Scientists believe they have solved the mystery behind the extremely rare blood clots caused by the Oxford-AstraZeneca vaccine.
A team of international experts, involving researchers from AstraZeneca, say that in a very small number of cases, the vaccine can set off a chain reaction which leads to the body confusing its own blood platelets for fragments of virus.
Vaccines derived from chimpanzee adenovirus Y25 (ChAdOx1), human adenovirus type 26 (HAdV-D26), and human adenovirus type 5 (HAdV-C5) are critical in combatting the severe acute respiratory coronavirus 2 (SARS-CoV-2) pandemic. As part of the largest vaccination campaign in history, ultrarare side effects not seen in phase 3 trials, including thrombosis with thrombocytopenia syndrome (TTS), a rare condition resembling heparin-induced thrombocytopenia (HIT), have been observed. This study demonstrates that all three adenoviruses deployed as vaccination vectors versus SARS-CoV-2 bind to platelet factor 4 (PF4), a protein implicated in the pathogenesis of HIT. We have determined the structure of the ChAdOx1 viral vector and used it in state-of-the-art computational simulations to demonstrate an electrostatic interaction mechanism with PF4, which was confirmed experimentally by surface plasmon resonance. These data confirm that PF4 is capable of forming stable complexes with clinically relevant adenoviruses, an important step in unraveling the mechanisms underlying TTS.
The researchers added the gene for the coronavirus spike protein to another virus called an adenovirus. Adenoviruses are common viruses that typically cause colds or flu-like symptoms. The Oxford-AstraZeneca team used a modified version of a chimpanzee adenovirus, known as ChAdOx1. It can enter cells, but it can’t replicate inside them.
Certain COVID-19 vaccine candidates could increase susceptibility to HIV, warns a group of researchers who in 2007 learned that an experimental HIV vaccine had raised in some people the risk for infection with the AIDS virus. These concerns have percolated in the background of the race for a vaccine to stem the coronavirus pandemic, but now the researchers have gone public with a “cautionary tale,” in part because trials of those candidates may soon begin in locales that have pronounced HIV epidemics, such as South Africa.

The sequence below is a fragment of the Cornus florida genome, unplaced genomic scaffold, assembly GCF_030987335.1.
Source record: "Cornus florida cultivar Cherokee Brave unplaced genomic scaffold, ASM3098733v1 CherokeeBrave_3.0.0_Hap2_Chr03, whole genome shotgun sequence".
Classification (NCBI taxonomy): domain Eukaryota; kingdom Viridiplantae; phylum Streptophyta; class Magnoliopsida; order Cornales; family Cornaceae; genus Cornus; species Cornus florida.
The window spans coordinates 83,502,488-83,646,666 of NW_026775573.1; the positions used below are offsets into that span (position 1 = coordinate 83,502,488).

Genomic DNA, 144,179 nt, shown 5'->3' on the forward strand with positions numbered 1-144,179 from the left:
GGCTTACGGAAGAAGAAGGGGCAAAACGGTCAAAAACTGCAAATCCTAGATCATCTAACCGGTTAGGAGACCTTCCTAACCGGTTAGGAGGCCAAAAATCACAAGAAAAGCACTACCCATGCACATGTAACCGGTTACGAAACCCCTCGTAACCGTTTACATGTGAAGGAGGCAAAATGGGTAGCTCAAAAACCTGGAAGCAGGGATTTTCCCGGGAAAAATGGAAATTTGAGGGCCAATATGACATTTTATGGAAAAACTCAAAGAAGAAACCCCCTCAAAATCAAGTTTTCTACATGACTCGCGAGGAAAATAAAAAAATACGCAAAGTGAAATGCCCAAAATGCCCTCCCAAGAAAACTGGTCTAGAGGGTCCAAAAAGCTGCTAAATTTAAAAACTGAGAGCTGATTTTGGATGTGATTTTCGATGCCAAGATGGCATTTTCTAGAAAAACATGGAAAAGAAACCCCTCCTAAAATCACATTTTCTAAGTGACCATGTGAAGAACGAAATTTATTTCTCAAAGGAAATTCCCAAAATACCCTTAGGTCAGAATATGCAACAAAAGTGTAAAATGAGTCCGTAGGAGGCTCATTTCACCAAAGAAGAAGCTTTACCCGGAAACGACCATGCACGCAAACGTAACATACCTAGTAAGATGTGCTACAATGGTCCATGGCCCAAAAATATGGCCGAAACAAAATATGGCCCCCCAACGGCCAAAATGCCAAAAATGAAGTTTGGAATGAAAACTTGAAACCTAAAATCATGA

Some approved and experimental vaccines have as a backbone a variety of adenoviruses, which can cause the common cold but are often harmless. The ill-fated HIV vaccine trial used an engineered strain known as adenovirus 5 (Ad5) to shuttle into the body the gene for the surface protein of the AIDS virus. In four candidate COVID-19 vaccines now in clinical trials in several countries, including the United States, Ad5 similarly serves as the “vector” to carry in the surface protein gene of SARS-CoV-2, the viral cause of the pandemic; two of these have advanced to large-scale, phase III efficacy studies in Russia and Pakistan.
In today’s issue of The Lancet, four veteran researchers raise a warning flag about those COVID-19 vaccine candidates by recounting their experience running a placebo-controlled AIDS vaccine trial dubbed STEP. An interim analysis of STEP found that uncircumcised men who had been naturally infected with Ad5 before receiving the vaccine became especially vulnerable to the AIDS virus. The vaccine, made by Merck, had been the leading hope for what was then a 20-year search for a shot that could thwart HIV. But after the STEP results appeared, the field went into a tailspin. “It took a decade to recover,” says one of the co-authors of the Lancet correspondence, Lawrence Corey of the Fred Hutchinson Cancer Research Center.